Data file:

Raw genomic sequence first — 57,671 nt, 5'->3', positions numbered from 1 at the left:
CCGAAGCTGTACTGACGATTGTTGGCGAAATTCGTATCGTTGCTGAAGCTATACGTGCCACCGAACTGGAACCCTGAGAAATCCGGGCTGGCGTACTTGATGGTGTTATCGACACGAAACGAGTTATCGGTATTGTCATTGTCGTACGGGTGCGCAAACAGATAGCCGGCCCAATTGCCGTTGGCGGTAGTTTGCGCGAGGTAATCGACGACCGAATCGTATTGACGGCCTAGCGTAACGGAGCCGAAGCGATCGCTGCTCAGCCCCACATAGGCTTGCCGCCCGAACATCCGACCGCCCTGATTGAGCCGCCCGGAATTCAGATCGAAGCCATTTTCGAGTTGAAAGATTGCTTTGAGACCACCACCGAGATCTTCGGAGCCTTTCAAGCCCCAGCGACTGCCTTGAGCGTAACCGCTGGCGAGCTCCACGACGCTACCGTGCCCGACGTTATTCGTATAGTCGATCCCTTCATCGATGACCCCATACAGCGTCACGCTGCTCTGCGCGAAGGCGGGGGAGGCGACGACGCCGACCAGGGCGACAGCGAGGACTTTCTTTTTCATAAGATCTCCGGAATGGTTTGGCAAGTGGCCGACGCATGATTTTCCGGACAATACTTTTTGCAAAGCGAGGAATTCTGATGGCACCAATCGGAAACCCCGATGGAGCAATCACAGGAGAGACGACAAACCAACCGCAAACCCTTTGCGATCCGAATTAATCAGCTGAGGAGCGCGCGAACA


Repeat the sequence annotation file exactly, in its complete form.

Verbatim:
Raw genomic sequence first — 57,671 nt, 5'->3', positions numbered from 1 at the left:
CCGAAGCTGTACTGACGATTGTTGGCGAAATTCGTATCGTTGCTGAAGCTATACGTGCCACCGAACTGGAACCCTGAGAAATCCGGGCTGGCGTACTTGATGGTGTTATCGACACGAAACGAGTTATCGGTATTGTCATTGTCGTACGGGTGCGCAAACAGATAGCCGGCCCAATTGCCGTTGGCGGTAGTTTGCGCGAGGTAATCGACGACCGAATCGTATTGACGGCCTAGCGTAACGGAGCCGAAGCGATCGCTGCTCAGCCCCACATAGGCTTGCCGCCCGAACATCCGACCGCCCTGATTGAGCCGCCCGGAATTCAGATCGAAGCCATTTTCGAGTTGAAAGATTGCTTTGAGACCACCACCGAGATCTTCGGAGCCTTTCAAGCCCCAGCGACTGCCTTGAGCGTAACCGCTGGCGAGCTCCACGACGCTACCGTGCCCGACGTTATTCGTATAGTCGATCCCTTCATCGATGACCCCATACAGCGTCACGCTGCTCTGCGCGAAGGCGGGGGAGGCGACGACGCCGACCAGGGCGACAGCGAGGACTTTCTTTTTCATAAGATCTCCGGAATGGTTTGGCAAGTGGCCGACGCATGATTTTCCGGACAATACTTTTTGCAAAGCGAGGAATTCTGATGGCACCAATCGGAAACCCCGATGGAGCAATCACAGGAGAGACGACAAACCAACCGCAAACCCTTTGCGATCCGAATTAATCAGCTGAGGAGCGCGCGAACA